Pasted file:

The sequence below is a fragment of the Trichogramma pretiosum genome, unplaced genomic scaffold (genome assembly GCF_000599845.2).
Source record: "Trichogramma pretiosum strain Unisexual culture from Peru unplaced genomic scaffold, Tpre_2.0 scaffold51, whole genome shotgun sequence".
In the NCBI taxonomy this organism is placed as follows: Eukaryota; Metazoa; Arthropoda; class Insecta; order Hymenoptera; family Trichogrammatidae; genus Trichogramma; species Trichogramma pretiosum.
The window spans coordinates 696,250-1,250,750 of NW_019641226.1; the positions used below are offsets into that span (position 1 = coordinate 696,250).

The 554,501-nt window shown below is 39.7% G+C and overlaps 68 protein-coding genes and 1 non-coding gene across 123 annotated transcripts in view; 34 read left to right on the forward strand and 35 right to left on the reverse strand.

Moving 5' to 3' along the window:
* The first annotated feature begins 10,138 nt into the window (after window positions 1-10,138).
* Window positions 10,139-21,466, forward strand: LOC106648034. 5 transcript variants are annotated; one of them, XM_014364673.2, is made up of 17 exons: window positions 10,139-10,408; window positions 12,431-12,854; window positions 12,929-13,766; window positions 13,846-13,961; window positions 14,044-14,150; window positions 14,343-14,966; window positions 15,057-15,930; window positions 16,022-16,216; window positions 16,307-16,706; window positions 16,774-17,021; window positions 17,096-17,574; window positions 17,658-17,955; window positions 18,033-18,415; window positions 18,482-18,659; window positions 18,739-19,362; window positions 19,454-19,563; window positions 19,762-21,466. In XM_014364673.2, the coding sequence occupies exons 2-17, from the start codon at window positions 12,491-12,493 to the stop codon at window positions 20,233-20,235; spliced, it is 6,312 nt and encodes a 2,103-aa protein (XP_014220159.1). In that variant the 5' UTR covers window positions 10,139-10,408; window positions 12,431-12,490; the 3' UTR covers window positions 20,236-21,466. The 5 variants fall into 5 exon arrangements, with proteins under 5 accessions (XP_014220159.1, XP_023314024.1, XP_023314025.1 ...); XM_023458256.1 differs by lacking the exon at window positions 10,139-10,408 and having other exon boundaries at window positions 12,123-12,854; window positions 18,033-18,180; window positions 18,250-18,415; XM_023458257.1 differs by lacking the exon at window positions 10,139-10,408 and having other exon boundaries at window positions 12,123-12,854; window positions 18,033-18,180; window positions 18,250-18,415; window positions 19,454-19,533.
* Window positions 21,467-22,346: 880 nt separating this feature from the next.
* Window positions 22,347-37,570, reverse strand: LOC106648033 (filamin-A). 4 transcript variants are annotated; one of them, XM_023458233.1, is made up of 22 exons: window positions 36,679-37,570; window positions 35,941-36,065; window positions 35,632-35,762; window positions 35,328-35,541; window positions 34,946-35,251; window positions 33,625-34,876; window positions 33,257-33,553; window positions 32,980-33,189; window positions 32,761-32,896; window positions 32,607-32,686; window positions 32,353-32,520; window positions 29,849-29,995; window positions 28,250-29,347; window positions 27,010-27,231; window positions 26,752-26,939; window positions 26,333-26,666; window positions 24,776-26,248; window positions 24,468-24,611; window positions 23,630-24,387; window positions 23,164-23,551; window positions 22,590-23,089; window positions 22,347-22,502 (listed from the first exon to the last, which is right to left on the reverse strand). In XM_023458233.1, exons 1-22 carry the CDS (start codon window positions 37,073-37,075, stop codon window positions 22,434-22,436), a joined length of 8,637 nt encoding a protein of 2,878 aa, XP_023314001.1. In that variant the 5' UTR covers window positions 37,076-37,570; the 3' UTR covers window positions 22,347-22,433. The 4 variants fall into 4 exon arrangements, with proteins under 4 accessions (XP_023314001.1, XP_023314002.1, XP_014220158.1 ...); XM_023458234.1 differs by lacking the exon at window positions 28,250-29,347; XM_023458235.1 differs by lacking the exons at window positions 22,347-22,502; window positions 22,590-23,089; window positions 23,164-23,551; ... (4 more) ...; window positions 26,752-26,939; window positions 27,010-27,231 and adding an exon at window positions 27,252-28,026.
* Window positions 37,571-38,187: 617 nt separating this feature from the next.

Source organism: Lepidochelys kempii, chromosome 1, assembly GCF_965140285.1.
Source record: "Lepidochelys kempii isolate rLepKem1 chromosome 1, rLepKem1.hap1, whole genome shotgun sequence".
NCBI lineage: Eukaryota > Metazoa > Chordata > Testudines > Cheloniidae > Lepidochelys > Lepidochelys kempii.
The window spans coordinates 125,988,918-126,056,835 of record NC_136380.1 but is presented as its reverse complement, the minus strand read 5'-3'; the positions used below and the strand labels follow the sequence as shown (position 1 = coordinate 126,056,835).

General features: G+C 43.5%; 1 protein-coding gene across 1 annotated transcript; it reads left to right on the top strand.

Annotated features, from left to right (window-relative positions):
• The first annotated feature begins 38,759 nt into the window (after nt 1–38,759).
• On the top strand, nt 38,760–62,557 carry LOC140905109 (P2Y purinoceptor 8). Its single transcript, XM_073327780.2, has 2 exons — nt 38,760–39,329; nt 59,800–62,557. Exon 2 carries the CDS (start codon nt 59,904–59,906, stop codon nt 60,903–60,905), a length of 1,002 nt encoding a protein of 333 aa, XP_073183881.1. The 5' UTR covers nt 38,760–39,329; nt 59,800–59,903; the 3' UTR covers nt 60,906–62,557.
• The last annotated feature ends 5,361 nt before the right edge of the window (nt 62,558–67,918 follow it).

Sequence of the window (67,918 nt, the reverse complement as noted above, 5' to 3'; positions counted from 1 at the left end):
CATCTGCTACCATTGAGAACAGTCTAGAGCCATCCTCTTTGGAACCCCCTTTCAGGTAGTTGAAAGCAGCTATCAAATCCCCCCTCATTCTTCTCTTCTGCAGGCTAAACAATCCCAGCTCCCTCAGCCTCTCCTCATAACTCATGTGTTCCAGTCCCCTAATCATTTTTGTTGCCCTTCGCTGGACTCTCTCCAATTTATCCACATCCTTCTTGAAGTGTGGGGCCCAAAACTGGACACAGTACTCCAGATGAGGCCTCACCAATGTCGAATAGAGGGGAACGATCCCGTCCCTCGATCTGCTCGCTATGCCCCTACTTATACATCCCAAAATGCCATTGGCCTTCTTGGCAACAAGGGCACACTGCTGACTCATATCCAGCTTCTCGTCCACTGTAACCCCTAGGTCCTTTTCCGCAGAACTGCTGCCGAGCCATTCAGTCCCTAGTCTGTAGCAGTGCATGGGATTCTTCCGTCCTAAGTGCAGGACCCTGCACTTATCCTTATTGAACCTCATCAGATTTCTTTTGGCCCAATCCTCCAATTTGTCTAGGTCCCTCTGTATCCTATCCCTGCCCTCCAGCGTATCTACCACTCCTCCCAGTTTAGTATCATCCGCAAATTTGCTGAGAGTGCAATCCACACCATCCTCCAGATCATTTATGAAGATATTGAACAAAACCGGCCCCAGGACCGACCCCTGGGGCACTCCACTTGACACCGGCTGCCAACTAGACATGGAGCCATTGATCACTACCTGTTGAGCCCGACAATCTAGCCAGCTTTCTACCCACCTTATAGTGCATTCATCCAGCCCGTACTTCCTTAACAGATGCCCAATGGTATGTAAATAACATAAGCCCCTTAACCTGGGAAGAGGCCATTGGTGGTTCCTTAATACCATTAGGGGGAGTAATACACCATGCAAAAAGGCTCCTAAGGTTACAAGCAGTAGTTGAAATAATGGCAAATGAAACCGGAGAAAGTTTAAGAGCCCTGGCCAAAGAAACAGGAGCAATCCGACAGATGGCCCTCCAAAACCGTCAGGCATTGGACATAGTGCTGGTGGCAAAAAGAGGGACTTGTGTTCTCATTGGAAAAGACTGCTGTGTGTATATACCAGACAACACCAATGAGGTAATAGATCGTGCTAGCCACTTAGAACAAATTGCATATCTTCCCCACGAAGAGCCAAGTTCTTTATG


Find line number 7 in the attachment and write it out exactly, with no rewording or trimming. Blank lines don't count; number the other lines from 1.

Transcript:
* The first annotated feature begins 10,138 nt into the window (after window positions 1-10,138).